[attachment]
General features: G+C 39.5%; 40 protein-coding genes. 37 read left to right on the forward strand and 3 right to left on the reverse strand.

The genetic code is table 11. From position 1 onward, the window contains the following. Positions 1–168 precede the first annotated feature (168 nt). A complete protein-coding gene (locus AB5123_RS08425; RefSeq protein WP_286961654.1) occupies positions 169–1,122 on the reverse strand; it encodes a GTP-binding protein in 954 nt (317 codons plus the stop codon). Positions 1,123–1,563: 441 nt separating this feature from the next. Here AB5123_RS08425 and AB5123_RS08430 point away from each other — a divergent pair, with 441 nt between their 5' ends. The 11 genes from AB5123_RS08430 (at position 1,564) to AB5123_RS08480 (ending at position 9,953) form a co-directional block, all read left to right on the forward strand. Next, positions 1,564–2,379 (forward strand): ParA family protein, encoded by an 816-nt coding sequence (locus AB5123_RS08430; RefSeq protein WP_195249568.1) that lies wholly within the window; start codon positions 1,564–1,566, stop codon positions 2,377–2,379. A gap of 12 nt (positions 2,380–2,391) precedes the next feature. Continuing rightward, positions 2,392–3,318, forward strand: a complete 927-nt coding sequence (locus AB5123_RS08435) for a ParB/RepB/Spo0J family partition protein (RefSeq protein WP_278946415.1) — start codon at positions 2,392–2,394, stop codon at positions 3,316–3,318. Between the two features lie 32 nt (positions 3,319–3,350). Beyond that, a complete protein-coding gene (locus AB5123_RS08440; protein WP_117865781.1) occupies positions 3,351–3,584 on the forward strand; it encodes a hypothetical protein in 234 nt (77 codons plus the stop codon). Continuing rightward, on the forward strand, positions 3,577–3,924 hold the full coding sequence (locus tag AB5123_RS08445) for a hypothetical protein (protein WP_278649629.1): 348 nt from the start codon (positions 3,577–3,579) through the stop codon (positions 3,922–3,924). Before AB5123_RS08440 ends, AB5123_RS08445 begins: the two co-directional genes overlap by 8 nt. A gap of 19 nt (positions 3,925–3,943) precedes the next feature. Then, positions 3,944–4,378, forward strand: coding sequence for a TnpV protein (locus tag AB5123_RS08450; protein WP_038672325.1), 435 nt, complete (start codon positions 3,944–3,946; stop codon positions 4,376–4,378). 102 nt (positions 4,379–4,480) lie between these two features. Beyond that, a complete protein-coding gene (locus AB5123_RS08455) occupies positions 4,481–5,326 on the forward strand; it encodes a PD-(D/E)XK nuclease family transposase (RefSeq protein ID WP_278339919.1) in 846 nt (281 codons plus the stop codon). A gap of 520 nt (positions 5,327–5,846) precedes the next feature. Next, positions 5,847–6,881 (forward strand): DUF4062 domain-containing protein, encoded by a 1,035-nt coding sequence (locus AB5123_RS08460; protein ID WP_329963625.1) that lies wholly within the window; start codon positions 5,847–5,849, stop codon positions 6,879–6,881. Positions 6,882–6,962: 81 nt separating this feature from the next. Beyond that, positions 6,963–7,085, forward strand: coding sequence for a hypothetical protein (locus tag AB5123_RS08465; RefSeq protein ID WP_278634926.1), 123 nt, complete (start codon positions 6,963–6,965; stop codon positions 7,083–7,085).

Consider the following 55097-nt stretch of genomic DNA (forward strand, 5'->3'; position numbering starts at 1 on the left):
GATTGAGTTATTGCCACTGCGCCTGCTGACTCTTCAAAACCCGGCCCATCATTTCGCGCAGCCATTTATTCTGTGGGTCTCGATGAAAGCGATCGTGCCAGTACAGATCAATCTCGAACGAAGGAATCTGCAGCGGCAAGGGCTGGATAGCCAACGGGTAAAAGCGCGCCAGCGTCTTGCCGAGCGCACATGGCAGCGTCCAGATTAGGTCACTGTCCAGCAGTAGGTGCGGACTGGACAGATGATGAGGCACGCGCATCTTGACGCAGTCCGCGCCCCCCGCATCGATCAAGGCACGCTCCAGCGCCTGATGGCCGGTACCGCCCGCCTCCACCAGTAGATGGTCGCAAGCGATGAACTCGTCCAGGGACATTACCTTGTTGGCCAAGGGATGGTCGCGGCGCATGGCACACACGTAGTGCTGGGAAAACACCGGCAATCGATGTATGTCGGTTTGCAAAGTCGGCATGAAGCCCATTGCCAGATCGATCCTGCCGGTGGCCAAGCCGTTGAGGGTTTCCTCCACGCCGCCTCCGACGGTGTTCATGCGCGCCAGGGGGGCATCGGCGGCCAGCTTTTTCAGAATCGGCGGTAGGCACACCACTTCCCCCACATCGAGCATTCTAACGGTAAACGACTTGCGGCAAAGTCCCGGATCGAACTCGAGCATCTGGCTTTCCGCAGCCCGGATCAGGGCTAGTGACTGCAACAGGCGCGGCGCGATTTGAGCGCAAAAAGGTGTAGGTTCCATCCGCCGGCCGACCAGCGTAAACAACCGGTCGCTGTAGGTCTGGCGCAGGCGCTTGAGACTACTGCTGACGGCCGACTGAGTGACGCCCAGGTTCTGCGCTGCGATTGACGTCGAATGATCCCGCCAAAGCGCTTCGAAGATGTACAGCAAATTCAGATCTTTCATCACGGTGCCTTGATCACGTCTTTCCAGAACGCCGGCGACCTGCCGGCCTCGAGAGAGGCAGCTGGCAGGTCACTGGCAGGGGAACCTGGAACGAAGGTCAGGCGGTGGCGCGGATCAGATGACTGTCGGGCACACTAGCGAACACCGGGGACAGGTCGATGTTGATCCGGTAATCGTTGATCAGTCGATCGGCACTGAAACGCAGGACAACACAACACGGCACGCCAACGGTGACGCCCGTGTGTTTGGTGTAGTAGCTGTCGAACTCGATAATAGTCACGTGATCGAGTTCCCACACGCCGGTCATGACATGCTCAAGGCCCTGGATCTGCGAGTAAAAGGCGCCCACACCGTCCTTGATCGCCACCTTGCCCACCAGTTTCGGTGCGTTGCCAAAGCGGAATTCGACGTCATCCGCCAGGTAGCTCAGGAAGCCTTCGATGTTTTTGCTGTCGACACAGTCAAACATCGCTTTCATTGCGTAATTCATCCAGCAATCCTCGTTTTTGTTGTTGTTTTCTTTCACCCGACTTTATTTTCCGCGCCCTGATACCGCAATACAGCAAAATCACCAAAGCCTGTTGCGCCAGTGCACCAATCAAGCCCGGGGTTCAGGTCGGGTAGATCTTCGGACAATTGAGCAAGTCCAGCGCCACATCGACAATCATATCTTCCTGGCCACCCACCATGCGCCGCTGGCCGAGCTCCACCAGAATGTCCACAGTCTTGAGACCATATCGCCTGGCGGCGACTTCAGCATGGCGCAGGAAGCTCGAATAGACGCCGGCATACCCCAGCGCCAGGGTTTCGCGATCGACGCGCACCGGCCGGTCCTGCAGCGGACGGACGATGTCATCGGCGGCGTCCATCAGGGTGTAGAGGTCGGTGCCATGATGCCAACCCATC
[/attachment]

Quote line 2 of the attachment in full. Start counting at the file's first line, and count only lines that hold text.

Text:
The genetic code is table 11. From position 1 onward, the window contains the following. Positions 1–168 precede the first annotated feature (168 nt). A complete protein-coding gene (locus AB5123_RS08425; RefSeq protein WP_286961654.1) occupies positions 169–1,122 on the reverse strand; it encodes a GTP-binding protein in 954 nt (317 codons plus the stop codon). Positions 1,123–1,563: 441 nt separating this feature from the next. Here AB5123_RS08425 and AB5123_RS08430 point away from each other — a divergent pair, with 441 nt between their 5' ends. The 11 genes from AB5123_RS08430 (at position 1,564) to AB5123_RS08480 (ending at position 9,953) form a co-directional block, all read left to right on the forward strand. Next, positions 1,564–2,379 (forward strand): ParA family protein, encoded by an 816-nt coding sequence (locus AB5123_RS08430; RefSeq protein WP_195249568.1) that lies wholly within the window; start codon positions 1,564–1,566, stop codon positions 2,377–2,379. A gap of 12 nt (positions 2,380–2,391) precedes the next feature. Continuing rightward, positions 2,392–3,318, forward strand: a complete 927-nt coding sequence (locus AB5123_RS08435) for a ParB/RepB/Spo0J family partition protein (RefSeq protein WP_278946415.1) — start codon at positions 2,392–2,394, stop codon at positions 3,316–3,318. Between the two features lie 32 nt (positions 3,319–3,350). Beyond that, a complete protein-coding gene (locus AB5123_RS08440; protein WP_117865781.1) occupies positions 3,351–3,584 on the forward strand; it encodes a hypothetical protein in 234 nt (77 codons plus the stop codon). Continuing rightward, on the forward strand, positions 3,577–3,924 hold the full coding sequence (locus tag AB5123_RS08445) for a hypothetical protein (protein WP_278649629.1): 348 nt from the start codon (positions 3,577–3,579) through the stop codon (positions 3,922–3,924). Before AB5123_RS08440 ends, AB5123_RS08445 begins: the two co-directional genes overlap by 8 nt. A gap of 19 nt (positions 3,925–3,943) precedes the next feature. Then, positions 3,944–4,378, forward strand: coding sequence for a TnpV protein (locus tag AB5123_RS08450; protein WP_038672325.1), 435 nt, complete (start codon positions 3,944–3,946; stop codon positions 4,376–4,378). 102 nt (positions 4,379–4,480) lie between these two features. Beyond that, a complete protein-coding gene (locus AB5123_RS08455) occupies positions 4,481–5,326 on the forward strand; it encodes a PD-(D/E)XK nuclease family transposase (RefSeq protein ID WP_278339919.1) in 846 nt (281 codons plus the stop codon). A gap of 520 nt (positions 5,327–5,846) precedes the next feature. Next, positions 5,847–6,881 (forward strand): DUF4062 domain-containing protein, encoded by a 1,035-nt coding sequence (locus AB5123_RS08460; protein ID WP_329963625.1) that lies wholly within the window; start codon positions 5,847–5,849, stop codon positions 6,879–6,881. Positions 6,882–6,962: 81 nt separating this feature from the next. Beyond that, positions 6,963–7,085, forward strand: coding sequence for a hypothetical protein (locus tag AB5123_RS08465; RefSeq protein ID WP_278634926.1), 123 nt, complete (start codon positions 6,963–6,965; stop codon positions 7,083–7,085).